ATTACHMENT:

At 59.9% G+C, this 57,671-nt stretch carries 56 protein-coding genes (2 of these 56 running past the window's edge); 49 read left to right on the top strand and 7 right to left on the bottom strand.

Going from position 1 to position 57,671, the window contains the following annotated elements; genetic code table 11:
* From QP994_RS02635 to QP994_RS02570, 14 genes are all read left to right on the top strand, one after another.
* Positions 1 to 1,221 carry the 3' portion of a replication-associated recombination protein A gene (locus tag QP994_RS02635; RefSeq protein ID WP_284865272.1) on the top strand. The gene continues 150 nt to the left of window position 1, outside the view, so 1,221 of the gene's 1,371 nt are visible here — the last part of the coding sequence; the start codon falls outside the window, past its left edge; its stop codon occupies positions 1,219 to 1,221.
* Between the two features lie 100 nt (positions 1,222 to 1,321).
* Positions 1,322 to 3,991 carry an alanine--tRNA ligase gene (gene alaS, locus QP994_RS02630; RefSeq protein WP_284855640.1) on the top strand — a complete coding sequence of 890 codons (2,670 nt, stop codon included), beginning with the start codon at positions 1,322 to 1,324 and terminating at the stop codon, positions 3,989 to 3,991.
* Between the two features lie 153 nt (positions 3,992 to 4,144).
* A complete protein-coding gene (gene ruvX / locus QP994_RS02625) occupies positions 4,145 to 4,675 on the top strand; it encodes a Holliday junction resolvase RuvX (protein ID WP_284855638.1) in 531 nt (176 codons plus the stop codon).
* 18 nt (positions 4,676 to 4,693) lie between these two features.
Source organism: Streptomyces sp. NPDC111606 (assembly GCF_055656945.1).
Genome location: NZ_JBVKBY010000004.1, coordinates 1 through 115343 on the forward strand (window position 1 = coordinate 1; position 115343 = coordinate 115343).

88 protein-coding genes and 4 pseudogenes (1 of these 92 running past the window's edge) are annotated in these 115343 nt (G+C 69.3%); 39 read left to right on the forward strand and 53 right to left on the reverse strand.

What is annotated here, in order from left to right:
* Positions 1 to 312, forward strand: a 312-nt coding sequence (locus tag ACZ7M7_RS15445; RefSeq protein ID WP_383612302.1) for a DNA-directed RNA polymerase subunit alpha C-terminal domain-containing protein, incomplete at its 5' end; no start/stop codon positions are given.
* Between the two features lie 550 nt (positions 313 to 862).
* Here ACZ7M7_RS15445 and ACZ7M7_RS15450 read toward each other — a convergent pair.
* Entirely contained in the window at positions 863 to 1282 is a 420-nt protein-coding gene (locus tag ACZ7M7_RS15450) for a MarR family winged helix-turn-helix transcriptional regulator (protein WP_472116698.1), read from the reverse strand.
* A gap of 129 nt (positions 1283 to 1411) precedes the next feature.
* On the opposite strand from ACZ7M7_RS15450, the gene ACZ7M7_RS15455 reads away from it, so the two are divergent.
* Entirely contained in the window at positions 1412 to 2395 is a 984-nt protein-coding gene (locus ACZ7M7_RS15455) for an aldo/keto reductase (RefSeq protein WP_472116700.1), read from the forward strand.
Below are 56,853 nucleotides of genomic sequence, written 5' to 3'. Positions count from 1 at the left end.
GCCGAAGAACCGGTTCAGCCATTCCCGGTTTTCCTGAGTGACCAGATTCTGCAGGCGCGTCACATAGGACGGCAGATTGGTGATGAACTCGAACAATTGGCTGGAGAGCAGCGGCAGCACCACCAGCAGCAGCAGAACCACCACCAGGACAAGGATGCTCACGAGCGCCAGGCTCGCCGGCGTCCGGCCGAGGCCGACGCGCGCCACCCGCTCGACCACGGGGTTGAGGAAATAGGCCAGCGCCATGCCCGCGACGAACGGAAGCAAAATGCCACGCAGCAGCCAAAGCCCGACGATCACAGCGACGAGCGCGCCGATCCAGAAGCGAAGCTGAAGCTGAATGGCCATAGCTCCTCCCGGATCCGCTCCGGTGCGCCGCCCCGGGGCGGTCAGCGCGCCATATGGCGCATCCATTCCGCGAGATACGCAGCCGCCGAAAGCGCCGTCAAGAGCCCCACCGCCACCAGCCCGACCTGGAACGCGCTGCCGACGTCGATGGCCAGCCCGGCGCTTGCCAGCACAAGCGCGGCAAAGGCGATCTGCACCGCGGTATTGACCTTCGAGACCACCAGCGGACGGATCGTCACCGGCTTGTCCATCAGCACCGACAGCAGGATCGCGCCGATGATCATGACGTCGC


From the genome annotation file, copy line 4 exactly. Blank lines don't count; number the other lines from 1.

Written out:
* Positions 1 to 1,221 carry the 3' portion of a replication-associated recombination protein A gene (locus tag QP994_RS02635; RefSeq protein ID WP_284865272.1) on the top strand. The gene continues 150 nt to the left of window position 1, outside the view, so 1,221 of the gene's 1,371 nt are visible here — the last part of the coding sequence; the start codon falls outside the window, past its left edge; its stop codon occupies positions 1,219 to 1,221.